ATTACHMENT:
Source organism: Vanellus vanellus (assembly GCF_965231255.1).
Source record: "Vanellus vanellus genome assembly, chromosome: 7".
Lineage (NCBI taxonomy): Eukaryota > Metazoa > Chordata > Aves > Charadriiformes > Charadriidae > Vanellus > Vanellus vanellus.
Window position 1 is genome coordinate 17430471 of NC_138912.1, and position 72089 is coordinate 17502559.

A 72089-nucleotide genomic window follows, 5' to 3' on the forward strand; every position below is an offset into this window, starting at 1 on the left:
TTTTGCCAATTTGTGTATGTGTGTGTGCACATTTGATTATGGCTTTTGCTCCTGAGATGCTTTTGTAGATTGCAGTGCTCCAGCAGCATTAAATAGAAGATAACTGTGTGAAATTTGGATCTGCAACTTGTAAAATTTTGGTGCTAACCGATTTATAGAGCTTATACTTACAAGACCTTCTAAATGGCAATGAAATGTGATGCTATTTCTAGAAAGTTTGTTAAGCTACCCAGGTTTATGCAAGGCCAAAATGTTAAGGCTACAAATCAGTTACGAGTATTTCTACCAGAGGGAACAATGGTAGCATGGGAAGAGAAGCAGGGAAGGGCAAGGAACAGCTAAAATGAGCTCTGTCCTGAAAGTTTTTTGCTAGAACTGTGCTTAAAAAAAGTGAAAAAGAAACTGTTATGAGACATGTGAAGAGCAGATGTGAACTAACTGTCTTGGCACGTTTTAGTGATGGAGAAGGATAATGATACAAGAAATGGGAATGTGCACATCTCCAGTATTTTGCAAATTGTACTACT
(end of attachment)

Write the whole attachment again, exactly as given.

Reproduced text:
Source organism: Vanellus vanellus (assembly GCF_965231255.1).
Source record: "Vanellus vanellus genome assembly, chromosome: 7".
Lineage (NCBI taxonomy): Eukaryota > Metazoa > Chordata > Aves > Charadriiformes > Charadriidae > Vanellus > Vanellus vanellus.
Window position 1 is genome coordinate 17430471 of NC_138912.1, and position 72089 is coordinate 17502559.

A 72089-nucleotide genomic window follows, 5' to 3' on the forward strand; every position below is an offset into this window, starting at 1 on the left:
TTTTGCCAATTTGTGTATGTGTGTGTGCACATTTGATTATGGCTTTTGCTCCTGAGATGCTTTTGTAGATTGCAGTGCTCCAGCAGCATTAAATAGAAGATAACTGTGTGAAATTTGGATCTGCAACTTGTAAAATTTTGGTGCTAACCGATTTATAGAGCTTATACTTACAAGACCTTCTAAATGGCAATGAAATGTGATGCTATTTCTAGAAAGTTTGTTAAGCTACCCAGGTTTATGCAAGGCCAAAATGTTAAGGCTACAAATCAGTTACGAGTATTTCTACCAGAGGGAACAATGGTAGCATGGGAAGAGAAGCAGGGAAGGGCAAGGAACAGCTAAAATGAGCTCTGTCCTGAAAGTTTTTTGCTAGAACTGTGCTTAAAAAAAGTGAAAAAGAAACTGTTATGAGACATGTGAAGAGCAGATGTGAACTAACTGTCTTGGCACGTTTTAGTGATGGAGAAGGATAATGATACAAGAAATGGGAATGTGCACATCTCCAGTATTTTGCAAATTGTACTACT